Facilities

health

Study: 30% of nursing facilities in COVID-19 ‘hot spots’ wait 3 days or more for test results

Oct. 30 (UPI) — Nearly one-third of skilled nursing facilities situated in COVID-19 hot spots across the United States still are waiting three days or more for virus test results for staff and residents as of the end of September, according to a report published Friday by JAMA Internal Medicine.

Nationally, just under 40% of all of these facilities — which including residential and rehabilitation centers staffed with nurses, physical and occupational therapists, speech pathologists and audiologists — indicated that it took three days or more to receive COVID-19 test results for residents and staff, the data showed.

The findings were as of Sept. 27, or more than two months after Medicare began to distribute rapid, point-of-care tests to generate results in one day or less to these facilities, the researchers said.

While the number of facilities receiving test results in a day or less doubled in some areas during September, researchers say the progress is not sufficient enough.

“Rapid testing turnaround is critical to prevent outbreaks in nursing homes — and elsewhere — but only a tiny fraction of homes have access to turnaround that is less than one day,” study co-author Dr. Michael L. Barnett told UPI.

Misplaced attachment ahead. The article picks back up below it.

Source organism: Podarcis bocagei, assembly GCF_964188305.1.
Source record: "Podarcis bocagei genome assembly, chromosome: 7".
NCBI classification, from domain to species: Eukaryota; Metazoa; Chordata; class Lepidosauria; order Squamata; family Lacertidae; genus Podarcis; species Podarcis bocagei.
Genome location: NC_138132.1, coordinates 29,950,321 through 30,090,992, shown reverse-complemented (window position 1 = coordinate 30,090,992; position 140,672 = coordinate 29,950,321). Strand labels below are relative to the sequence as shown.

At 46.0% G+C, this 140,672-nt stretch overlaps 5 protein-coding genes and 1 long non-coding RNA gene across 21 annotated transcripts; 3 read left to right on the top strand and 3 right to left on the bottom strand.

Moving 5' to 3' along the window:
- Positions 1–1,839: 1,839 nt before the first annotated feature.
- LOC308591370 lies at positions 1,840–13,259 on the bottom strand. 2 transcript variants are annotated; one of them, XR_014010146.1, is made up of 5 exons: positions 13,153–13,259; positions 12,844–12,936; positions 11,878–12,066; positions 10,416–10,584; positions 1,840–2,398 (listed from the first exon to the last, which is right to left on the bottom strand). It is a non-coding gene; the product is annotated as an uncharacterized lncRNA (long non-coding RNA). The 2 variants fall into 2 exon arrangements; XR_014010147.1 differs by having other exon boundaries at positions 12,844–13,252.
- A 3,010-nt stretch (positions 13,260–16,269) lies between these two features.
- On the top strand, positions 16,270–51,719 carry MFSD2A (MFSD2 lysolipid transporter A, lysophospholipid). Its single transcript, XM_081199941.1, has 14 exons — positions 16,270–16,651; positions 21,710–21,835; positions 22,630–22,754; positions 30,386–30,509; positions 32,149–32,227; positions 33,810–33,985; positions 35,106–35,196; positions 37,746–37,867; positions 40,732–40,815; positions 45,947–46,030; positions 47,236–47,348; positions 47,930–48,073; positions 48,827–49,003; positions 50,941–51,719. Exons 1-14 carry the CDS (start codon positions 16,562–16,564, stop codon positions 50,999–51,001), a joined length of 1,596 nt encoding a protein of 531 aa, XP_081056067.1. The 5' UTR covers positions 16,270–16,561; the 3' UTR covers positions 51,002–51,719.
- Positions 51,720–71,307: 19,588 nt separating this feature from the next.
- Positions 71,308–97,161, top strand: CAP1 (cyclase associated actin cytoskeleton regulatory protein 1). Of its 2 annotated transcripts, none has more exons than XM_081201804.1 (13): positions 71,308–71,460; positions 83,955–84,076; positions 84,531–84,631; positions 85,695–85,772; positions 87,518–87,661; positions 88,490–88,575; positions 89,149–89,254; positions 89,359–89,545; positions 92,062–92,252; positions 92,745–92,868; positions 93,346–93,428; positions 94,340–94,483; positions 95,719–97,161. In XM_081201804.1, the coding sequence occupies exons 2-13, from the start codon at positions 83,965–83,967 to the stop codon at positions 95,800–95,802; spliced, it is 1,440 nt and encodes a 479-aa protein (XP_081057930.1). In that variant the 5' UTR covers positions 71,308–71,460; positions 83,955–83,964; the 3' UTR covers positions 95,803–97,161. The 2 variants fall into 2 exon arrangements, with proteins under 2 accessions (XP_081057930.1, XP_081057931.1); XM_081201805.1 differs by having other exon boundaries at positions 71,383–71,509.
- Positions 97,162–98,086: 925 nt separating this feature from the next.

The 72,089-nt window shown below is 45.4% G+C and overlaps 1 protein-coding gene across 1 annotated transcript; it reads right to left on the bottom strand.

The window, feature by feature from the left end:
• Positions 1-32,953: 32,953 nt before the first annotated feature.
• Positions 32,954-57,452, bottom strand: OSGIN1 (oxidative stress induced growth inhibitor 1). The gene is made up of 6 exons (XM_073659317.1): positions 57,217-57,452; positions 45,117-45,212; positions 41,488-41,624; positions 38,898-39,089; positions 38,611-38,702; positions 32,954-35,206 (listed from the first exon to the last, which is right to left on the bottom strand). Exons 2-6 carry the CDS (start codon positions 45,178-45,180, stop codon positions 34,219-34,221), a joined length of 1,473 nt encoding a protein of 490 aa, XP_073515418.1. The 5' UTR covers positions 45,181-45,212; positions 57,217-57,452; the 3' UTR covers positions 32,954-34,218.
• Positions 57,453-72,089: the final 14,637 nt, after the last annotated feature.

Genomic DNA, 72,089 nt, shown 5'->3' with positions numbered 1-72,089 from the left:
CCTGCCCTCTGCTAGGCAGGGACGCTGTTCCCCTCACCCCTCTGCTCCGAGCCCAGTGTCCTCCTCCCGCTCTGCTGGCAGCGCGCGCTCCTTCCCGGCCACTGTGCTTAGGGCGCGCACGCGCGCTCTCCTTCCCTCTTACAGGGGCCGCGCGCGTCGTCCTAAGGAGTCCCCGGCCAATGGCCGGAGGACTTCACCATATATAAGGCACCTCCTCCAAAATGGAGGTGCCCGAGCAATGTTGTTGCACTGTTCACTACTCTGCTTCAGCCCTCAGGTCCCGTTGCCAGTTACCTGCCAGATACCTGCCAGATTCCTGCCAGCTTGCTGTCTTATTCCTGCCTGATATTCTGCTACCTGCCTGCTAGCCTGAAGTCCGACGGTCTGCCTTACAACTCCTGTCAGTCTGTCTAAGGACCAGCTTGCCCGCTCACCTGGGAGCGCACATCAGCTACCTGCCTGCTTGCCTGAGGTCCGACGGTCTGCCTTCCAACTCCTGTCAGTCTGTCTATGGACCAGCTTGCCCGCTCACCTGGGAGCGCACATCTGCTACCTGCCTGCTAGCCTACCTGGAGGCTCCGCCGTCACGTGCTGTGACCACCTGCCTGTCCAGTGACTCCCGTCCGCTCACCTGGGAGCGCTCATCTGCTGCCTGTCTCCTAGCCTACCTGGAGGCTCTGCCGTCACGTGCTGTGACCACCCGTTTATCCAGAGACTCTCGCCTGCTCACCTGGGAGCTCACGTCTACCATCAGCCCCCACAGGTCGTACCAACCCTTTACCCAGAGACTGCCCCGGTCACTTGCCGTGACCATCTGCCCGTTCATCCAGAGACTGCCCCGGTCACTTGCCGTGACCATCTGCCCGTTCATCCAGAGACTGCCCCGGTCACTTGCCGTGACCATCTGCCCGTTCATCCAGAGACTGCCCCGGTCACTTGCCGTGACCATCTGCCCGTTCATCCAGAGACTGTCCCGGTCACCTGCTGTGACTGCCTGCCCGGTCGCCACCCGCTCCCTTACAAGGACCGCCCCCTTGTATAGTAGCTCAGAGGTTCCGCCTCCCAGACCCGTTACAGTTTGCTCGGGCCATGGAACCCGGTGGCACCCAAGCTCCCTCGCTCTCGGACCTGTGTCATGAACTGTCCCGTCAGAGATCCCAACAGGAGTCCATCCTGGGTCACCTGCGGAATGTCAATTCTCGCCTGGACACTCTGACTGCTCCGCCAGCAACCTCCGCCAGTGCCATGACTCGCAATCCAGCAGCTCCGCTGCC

“With slower turnaround, staff with COVID-19 and no symptoms will circulate in a facility and spread infection before the positive test comes back,” said Barnett, assistant professor of health policy and management at Harvard T. H. Chan School of Public Health.

Nursing homes and assisted-living facilities across the country were hit hard by the COVID-19 pandemic, particularly in the spring, accounting for 40% of all virus-related deaths nationally, according to the Kaiser Family Foundation.

As a result, the U.S. Centers for Medicare and Medicaid Services began to distribute “rapid” virus testing kits to these facilities in July. The tests could be administered on-site and provide results in one day or less, agency officials said.

The agency requires facilities located in areas with low rates — less than 5% — of COVID-19 transmission to test residents and staff members monthly.

However, those based in hot spots — with up to 10% or more of virus transmission — should be testing staff and residents at least twice weekly, according to officials.

For this analysis, Barnett and his colleagues analyzed data from 15,065 — or 98% — of the skilled nursing facilities included in the Medicare COVID-19 Nursing Home Database. The database is a federally mandated weekly assessment of all Medicare-certified facilities, to examine facility-reported test result turnaround time.

As of Sept. 27, 14% of all facilities nationally said they received COVID-19 test results for staff members in one day or less, up from 6.2% three weeks earlier, the data showed.